posted on Sep, 15 2005 @ 11:25 AM
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WOO HOO...the UN has banned something, that will make it all better.

Just like when they told Saddam to leave Kuwait and when they told him to let thier weapons inspectors in...did it work??? Nope!



posted on Sep, 15 2005 @ 11:35 AM
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Notice that they didn't pass this 'ban on terrorism' while their
pet perv Arafat was still alive. If they had passed the ban while
he was still doing his nasty deeds, then it would have put him
out of business.

(either that or Arafat would have ignored the UN pronouncement,
just as most folks around the world seem to)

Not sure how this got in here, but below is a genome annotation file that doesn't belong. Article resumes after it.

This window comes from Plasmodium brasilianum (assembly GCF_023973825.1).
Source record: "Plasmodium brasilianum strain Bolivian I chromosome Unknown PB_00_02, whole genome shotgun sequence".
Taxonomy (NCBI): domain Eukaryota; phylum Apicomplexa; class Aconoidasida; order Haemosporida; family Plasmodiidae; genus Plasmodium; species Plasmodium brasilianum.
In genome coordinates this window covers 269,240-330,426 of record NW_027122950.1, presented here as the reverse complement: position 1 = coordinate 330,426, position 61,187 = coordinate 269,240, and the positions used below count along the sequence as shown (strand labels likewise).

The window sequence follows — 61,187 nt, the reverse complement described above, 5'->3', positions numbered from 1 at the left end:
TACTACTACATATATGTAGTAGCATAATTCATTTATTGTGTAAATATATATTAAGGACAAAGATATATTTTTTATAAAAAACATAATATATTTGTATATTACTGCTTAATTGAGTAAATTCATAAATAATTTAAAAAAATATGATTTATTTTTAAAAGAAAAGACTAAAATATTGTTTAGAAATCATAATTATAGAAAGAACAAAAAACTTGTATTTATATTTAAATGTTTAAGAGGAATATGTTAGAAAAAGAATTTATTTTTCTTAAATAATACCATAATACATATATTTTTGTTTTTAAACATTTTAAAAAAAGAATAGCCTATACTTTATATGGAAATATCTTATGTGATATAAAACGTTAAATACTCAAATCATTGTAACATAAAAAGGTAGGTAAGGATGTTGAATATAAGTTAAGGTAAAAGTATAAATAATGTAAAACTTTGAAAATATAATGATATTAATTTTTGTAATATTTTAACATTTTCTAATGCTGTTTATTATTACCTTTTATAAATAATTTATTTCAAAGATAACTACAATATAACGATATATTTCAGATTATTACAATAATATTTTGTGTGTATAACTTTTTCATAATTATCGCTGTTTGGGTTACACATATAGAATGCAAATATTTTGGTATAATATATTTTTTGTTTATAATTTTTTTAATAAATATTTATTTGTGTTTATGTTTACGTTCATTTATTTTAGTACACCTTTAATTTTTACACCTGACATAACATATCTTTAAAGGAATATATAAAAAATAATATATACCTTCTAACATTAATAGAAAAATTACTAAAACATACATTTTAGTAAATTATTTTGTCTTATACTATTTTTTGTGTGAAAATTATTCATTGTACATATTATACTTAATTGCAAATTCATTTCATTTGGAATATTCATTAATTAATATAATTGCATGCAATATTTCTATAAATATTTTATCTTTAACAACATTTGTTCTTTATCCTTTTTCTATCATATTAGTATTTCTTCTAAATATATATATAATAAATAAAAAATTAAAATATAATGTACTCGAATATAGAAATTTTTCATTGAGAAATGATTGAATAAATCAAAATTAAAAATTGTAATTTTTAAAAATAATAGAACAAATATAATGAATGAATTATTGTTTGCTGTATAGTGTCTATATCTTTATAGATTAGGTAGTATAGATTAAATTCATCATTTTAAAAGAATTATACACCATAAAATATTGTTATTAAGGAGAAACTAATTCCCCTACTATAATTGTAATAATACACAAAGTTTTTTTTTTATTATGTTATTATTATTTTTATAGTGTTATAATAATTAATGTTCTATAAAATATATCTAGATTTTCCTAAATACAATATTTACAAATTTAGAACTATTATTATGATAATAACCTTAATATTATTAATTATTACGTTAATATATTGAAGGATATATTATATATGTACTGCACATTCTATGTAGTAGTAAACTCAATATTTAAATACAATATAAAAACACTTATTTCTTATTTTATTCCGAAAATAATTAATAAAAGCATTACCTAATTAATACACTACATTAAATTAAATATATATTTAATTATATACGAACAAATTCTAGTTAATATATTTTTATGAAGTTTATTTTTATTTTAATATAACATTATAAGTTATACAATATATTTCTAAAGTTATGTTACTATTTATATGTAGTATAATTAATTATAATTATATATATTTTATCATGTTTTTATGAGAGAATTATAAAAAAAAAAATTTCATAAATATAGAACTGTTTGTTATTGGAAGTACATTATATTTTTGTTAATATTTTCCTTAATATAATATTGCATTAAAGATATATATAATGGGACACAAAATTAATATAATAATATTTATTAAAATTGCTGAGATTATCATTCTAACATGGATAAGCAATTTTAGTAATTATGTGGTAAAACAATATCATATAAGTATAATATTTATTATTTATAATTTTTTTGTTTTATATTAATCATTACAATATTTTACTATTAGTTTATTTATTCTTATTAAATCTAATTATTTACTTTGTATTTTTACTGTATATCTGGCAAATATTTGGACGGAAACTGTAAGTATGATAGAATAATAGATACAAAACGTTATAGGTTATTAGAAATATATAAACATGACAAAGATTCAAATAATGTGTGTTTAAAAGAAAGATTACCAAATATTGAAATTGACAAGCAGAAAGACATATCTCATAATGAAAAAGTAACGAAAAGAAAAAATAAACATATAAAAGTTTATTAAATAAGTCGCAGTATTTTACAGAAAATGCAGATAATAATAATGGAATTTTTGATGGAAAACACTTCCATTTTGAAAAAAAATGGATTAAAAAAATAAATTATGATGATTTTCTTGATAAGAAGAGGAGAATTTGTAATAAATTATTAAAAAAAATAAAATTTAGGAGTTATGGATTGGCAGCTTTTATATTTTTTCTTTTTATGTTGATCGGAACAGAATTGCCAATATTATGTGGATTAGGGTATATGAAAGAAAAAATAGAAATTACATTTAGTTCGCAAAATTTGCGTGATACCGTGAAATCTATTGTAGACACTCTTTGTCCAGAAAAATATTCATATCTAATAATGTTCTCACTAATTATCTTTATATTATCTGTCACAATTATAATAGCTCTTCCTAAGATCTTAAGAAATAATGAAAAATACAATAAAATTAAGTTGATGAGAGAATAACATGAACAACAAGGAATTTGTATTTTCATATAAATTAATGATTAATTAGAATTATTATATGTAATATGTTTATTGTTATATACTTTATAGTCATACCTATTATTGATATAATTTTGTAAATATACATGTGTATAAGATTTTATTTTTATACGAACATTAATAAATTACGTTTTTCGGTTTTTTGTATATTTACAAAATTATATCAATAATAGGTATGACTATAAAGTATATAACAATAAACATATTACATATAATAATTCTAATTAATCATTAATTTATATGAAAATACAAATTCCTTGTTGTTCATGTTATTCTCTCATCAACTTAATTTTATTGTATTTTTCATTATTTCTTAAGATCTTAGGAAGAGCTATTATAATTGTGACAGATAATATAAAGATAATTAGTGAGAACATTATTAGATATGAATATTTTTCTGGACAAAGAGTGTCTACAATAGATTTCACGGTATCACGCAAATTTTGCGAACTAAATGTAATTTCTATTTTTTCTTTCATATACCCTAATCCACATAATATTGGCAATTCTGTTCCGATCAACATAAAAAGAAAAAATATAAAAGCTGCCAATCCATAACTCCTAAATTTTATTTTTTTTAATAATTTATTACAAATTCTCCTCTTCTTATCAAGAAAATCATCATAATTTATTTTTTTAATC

posted on Sep, 15 2005 @ 02:12 PM
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Originally posted by subz
Interesting, how does this gel with America's First Amendment?

Its irrelevant, since the law is redundant in the US. The 1st ammendment does not permit anyone, at anytime, to call for the lynching, mobbing, murdering, of anyone, or even to call for the destruction of private and public property. You cannot do terrorism without murder, mayhem, and destruction.


Will America subjugate its constitution to the will of the UN?

More likely its the other way around.


If it does I will be very surprised. And as mentioned, Pat Robertson would of fallen foul of this new resolution.

He's probably been afoul of the law in the US since he made the comment, let alone this resolution.


I'm completely at a loss as to how iran and syria are supposed to comply with this. It seems that Hamas is now illegal globally. So is the IRA and so are the Orangemen for that matter.

[edit on 15-9-2005 by Nygdan]